First, one of the players will rent a place on everyone's heads asking for each action that they do "Hey! Are you going to pay one mana for Rhystic Study???". That isn't incorrect, on the contrary, but it messes with the game's flow to have someone repeatedly ask about an effect.
And there's the second and worst option, this being one of your play mates will simply turn around and say "See, I'm sorry, you played four spells in these last few rounds and I forgot to mention Rhystic Study, but it's ok, I'll just draw 4 cards.", which can create a very heated, hours-long, discussion about how they should remember their own trigger effects and how they shouldn't draw those cards at that point in the game.
7 – Triumph of the Hordes
We're starting to move away from minor inconveniences and going into the "Oh, no, not this mess again!" situations. What sets apart Triumph of the Hordes from what we'll see further on, is that this is a card used to finish games - so, when we see it, we're dealing with a much closer and imminent end.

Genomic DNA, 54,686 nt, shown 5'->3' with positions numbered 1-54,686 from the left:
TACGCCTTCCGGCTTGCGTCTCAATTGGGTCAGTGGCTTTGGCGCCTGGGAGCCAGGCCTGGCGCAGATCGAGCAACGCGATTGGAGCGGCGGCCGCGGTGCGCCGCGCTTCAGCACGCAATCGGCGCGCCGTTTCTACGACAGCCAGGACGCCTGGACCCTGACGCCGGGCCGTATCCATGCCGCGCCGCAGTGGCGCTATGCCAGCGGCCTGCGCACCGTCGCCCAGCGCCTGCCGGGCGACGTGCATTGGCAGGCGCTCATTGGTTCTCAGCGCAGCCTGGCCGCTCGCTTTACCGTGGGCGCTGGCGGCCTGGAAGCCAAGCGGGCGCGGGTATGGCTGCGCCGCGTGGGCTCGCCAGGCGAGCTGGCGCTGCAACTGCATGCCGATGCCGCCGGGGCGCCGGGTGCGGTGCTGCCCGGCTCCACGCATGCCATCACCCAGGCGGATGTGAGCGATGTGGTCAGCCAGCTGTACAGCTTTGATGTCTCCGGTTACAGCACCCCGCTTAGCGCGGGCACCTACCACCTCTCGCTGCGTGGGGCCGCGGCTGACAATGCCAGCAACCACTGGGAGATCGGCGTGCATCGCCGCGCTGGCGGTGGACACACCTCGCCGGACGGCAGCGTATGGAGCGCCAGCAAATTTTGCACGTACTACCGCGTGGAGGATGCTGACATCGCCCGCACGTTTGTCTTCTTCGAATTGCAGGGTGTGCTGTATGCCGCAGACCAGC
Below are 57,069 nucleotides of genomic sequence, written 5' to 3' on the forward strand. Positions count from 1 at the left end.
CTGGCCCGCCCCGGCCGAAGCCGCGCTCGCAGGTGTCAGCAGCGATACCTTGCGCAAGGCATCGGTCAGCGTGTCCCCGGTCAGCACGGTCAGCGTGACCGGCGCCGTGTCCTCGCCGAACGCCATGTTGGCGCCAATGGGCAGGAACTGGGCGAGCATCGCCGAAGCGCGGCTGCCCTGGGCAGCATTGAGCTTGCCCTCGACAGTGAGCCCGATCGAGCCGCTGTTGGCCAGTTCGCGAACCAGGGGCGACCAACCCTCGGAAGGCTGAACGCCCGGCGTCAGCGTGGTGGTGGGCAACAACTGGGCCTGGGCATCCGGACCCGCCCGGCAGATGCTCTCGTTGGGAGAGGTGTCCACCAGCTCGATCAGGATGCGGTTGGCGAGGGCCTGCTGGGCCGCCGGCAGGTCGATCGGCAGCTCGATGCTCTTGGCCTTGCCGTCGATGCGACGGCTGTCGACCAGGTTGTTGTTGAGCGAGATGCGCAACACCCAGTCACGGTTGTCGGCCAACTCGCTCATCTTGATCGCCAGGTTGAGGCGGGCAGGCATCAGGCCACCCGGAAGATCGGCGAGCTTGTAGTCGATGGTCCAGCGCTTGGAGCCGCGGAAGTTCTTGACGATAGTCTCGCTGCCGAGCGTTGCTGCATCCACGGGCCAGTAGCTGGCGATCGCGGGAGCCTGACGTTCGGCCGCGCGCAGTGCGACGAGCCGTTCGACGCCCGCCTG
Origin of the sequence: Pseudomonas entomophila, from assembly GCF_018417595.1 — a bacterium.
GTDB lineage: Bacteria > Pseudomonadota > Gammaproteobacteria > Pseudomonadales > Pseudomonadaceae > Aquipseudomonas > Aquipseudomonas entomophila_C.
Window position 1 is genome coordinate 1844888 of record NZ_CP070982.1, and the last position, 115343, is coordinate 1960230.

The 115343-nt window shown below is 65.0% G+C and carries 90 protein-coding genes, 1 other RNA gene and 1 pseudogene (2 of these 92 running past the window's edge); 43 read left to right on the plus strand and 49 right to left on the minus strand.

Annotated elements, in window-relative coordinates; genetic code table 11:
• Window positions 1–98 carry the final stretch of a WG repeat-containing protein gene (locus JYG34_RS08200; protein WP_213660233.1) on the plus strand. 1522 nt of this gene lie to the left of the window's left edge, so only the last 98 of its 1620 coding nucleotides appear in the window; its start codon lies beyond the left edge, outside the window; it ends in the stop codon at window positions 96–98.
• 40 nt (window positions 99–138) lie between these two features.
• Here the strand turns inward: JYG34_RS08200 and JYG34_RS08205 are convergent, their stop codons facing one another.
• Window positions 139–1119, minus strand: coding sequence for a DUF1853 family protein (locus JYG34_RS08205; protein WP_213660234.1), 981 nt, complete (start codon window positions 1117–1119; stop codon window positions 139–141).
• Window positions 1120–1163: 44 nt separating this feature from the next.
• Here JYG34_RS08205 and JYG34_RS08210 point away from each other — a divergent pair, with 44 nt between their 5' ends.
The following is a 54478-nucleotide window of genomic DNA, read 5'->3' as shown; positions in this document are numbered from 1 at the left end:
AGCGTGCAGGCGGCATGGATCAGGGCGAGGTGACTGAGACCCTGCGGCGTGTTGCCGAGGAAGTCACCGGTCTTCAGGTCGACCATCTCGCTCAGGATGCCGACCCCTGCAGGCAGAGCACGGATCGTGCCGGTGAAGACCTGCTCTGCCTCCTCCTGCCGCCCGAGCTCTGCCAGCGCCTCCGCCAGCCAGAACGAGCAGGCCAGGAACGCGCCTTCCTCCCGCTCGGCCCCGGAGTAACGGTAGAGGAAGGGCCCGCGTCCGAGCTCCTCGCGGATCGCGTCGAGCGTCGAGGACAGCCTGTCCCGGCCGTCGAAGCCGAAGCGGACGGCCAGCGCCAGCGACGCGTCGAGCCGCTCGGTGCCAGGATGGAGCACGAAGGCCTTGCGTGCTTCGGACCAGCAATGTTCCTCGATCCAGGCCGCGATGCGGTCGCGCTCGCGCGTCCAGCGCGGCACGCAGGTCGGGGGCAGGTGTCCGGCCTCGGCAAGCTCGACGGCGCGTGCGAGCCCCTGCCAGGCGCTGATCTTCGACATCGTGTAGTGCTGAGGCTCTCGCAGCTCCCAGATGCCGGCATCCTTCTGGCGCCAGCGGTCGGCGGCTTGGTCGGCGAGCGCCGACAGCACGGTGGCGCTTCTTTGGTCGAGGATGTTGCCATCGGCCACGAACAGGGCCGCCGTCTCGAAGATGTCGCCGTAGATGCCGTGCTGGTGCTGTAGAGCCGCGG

This sorcery gives all creatures on board the keywords Trample and Infect, the second one being most known as the ability which transforms damage dealt to players into poison counters. And here's the catch: Even though you start with double the amount of health points than in conventional Magic, the amount of poison counters to lose the game in Commander wasn't "reviewed", and it remains the same amount, which is, 10.
This way, Triumph of the Hordes acts like a Craterhoof Behemoth, only much faster, and it needs much less investment for the game to end. When we see a Triumph of the Hordes being played, it is a sign the match is about to end for at least one person on the table in a very sudden way.
6 – Niv Mizzet, Parun + Curiosity